US & World

OC’s elite disaster team split during Hurricane Harvey, trying to find way back together

Orange County California Task Force 5 is aiding in the rescue efforts in Houston, Texas due to Hurricane Harvey. In this photo, rescue crews with dogs from Task Force 5 search house to house for people after Hurricane Katrina on September 9, 2005 in Braithwaite, Louisiana.
Orange County California Task Force 5 is aiding in the rescue efforts in Houston, Texas due to Hurricane Harvey. In this photo, rescue crews with dogs from Task Force 5 search house to house for people after Hurricane Katrina on September 9, 2005 in Braithwaite, Louisiana.
Chris Graythen/Getty Images

The team of nearly three dozen Orange County firefighters helping respond to Hurricane Harvey have unintentionally split, battalion Chief Shane Sherwood told KPCC.

The split was caused by the weather itself, Sherwood said. One half of the team, outfitted with rescue vehicles, became stuck close to Houston while making water rescues and couldn’t return to meet the rest of their group in Katy, Texas without leaving the vehicles.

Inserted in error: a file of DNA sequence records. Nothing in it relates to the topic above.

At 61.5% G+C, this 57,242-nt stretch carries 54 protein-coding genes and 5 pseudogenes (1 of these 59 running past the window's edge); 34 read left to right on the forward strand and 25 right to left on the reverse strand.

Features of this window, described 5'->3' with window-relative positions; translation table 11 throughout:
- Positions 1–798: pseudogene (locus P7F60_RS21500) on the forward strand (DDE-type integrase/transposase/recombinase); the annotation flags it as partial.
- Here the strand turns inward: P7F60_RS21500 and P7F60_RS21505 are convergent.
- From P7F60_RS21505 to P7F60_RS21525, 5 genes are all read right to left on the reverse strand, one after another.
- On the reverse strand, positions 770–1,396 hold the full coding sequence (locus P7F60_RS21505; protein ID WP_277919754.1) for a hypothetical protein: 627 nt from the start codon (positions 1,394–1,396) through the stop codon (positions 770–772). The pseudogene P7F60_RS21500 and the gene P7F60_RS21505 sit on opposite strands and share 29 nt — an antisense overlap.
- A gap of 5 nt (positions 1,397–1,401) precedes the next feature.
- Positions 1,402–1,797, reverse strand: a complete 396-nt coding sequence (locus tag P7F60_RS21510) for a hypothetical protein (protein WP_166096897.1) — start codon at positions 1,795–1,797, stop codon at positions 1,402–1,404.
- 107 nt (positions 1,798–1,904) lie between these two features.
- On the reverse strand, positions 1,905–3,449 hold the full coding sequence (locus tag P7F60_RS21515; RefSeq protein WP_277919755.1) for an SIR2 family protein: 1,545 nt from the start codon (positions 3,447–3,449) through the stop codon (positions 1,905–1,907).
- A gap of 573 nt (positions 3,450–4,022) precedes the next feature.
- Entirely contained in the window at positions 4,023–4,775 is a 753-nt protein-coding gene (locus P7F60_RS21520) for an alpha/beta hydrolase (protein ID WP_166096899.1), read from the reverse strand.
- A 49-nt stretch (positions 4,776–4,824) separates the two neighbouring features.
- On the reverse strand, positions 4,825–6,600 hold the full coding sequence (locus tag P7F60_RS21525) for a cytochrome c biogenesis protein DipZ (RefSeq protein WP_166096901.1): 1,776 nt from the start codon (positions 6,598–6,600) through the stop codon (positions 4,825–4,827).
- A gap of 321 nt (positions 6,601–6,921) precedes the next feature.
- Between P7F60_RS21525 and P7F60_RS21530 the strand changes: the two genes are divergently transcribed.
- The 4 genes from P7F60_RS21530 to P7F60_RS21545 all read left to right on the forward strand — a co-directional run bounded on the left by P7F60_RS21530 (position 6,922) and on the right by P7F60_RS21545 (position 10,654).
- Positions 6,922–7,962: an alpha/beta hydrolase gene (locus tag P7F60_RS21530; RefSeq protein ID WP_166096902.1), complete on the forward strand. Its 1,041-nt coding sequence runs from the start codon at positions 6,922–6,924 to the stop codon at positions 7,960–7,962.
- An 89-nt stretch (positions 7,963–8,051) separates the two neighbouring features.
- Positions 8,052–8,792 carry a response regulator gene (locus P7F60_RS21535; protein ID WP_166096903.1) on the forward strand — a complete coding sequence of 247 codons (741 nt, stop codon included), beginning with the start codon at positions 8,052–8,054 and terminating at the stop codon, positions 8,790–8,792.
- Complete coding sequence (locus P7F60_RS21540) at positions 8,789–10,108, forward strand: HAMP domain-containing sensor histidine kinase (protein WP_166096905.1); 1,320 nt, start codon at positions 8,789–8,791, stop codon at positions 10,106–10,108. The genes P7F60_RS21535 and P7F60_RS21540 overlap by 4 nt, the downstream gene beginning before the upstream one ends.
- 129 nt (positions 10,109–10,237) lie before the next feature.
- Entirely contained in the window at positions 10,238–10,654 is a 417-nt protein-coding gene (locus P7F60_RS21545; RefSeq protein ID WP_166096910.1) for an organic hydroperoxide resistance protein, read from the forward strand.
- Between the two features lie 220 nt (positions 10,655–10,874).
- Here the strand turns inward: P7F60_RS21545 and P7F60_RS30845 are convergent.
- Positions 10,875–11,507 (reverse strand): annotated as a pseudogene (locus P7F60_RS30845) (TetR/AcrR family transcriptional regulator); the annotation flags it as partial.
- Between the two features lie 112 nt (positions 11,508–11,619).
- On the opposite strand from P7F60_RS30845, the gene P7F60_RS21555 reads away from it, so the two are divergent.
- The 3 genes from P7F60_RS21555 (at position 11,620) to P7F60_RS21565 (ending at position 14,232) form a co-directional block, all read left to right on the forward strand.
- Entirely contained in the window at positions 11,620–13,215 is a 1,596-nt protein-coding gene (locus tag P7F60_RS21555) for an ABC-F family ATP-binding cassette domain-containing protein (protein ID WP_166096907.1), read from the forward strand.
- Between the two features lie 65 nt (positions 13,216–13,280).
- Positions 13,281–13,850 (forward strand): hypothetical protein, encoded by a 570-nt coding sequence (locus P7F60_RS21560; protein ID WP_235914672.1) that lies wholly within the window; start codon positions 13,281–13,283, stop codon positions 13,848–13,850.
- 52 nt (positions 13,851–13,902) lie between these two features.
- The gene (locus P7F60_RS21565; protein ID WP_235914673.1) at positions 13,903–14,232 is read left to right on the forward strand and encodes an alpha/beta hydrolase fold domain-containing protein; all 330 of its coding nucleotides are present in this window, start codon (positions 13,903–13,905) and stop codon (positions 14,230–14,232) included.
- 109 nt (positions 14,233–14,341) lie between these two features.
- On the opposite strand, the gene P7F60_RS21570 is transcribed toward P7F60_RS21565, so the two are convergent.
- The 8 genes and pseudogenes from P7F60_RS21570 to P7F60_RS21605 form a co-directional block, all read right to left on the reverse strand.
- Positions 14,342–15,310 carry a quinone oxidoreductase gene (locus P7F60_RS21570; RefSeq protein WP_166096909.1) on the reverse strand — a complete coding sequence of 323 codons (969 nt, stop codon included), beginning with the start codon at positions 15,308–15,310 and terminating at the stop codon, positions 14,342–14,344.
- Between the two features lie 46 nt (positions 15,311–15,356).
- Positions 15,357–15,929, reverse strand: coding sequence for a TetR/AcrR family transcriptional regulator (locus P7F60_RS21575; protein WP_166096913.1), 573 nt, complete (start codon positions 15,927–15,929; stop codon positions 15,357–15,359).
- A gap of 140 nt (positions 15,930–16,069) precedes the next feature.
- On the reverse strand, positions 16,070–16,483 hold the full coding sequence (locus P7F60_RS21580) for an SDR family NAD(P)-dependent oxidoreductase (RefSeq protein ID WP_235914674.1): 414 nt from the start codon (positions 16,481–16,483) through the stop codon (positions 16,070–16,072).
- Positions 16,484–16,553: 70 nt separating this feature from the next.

Sherwood said his team is working on getting necessary supplies to their team members in Houston. The Houston outfit will be self-sufficient for 48 hours, but they would rather be together to improve their rescue capabilities.

“The way the team works is that everybody has a specific job… and if you break the team up you’re going to have something fall short,” Sherwood said.

The Katy-based team is stationed at Katy High School. They have moved more than 120 people from their homes in Katy to a shelter, which they were able to transport with the help of National Guard vehicles and high-profile buses. The Katy-based team doesn’t have access to rescue vehicles, so they are working with the National Guard and community volunteers to help get people to shelters with resources.

Sherwood said “it’s a coordinated effort” between the California Task Force 5 and the National Guard.

“We have the intel and we come with the background of a fire department, being able to provide any type of medical care that’s necessary to the communities,” Sherwood said. “And then also we have the National Guard which has the high profile vehicles and are able to make it through many of the flooded streets.”

While the rain has slowed, it has continued to pour all day and shows no signs of letting up, Sherwood said.